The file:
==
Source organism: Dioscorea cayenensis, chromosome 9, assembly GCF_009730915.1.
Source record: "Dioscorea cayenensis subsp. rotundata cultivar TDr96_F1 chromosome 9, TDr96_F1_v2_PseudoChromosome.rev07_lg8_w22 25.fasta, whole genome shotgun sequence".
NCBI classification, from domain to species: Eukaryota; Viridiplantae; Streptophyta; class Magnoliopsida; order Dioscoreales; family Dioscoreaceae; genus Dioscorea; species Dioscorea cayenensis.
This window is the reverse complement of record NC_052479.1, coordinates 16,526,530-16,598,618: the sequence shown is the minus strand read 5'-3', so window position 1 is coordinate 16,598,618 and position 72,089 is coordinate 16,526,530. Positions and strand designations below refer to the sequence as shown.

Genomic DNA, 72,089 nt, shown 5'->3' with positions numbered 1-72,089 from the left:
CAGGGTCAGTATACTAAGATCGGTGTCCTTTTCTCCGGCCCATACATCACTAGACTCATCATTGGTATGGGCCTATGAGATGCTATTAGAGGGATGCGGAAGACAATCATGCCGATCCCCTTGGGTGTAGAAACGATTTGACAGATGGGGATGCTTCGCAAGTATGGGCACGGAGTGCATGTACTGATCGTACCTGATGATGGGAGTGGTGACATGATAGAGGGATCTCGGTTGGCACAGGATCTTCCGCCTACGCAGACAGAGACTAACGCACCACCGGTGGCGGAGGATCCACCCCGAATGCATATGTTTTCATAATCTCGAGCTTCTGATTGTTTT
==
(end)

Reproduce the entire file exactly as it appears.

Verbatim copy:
Source organism: Dioscorea cayenensis, chromosome 9, assembly GCF_009730915.1.
Source record: "Dioscorea cayenensis subsp. rotundata cultivar TDr96_F1 chromosome 9, TDr96_F1_v2_PseudoChromosome.rev07_lg8_w22 25.fasta, whole genome shotgun sequence".
NCBI classification, from domain to species: Eukaryota; Viridiplantae; Streptophyta; class Magnoliopsida; order Dioscoreales; family Dioscoreaceae; genus Dioscorea; species Dioscorea cayenensis.
This window is the reverse complement of record NC_052479.1, coordinates 16,526,530-16,598,618: the sequence shown is the minus strand read 5'-3', so window position 1 is coordinate 16,598,618 and position 72,089 is coordinate 16,526,530. Positions and strand designations below refer to the sequence as shown.

Genomic DNA, 72,089 nt, shown 5'->3' with positions numbered 1-72,089 from the left:
CAGGGTCAGTATACTAAGATCGGTGTCCTTTTCTCCGGCCCATACATCACTAGACTCATCATTGGTATGGGCCTATGAGATGCTATTAGAGGGATGCGGAAGACAATCATGCCGATCCCCTTGGGTGTAGAAACGATTTGACAGATGGGGATGCTTCGCAAGTATGGGCACGGAGTGCATGTACTGATCGTACCTGATGATGGGAGTGGTGACATGATAGAGGGATCTCGGTTGGCACAGGATCTTCCGCCTACGCAGACAGAGACTAACGCACCACCGGTGGCGGAGGATCCACCCCGAATGCATATGTTTTCATAATCTCGAGCTTCTGATTGTTTT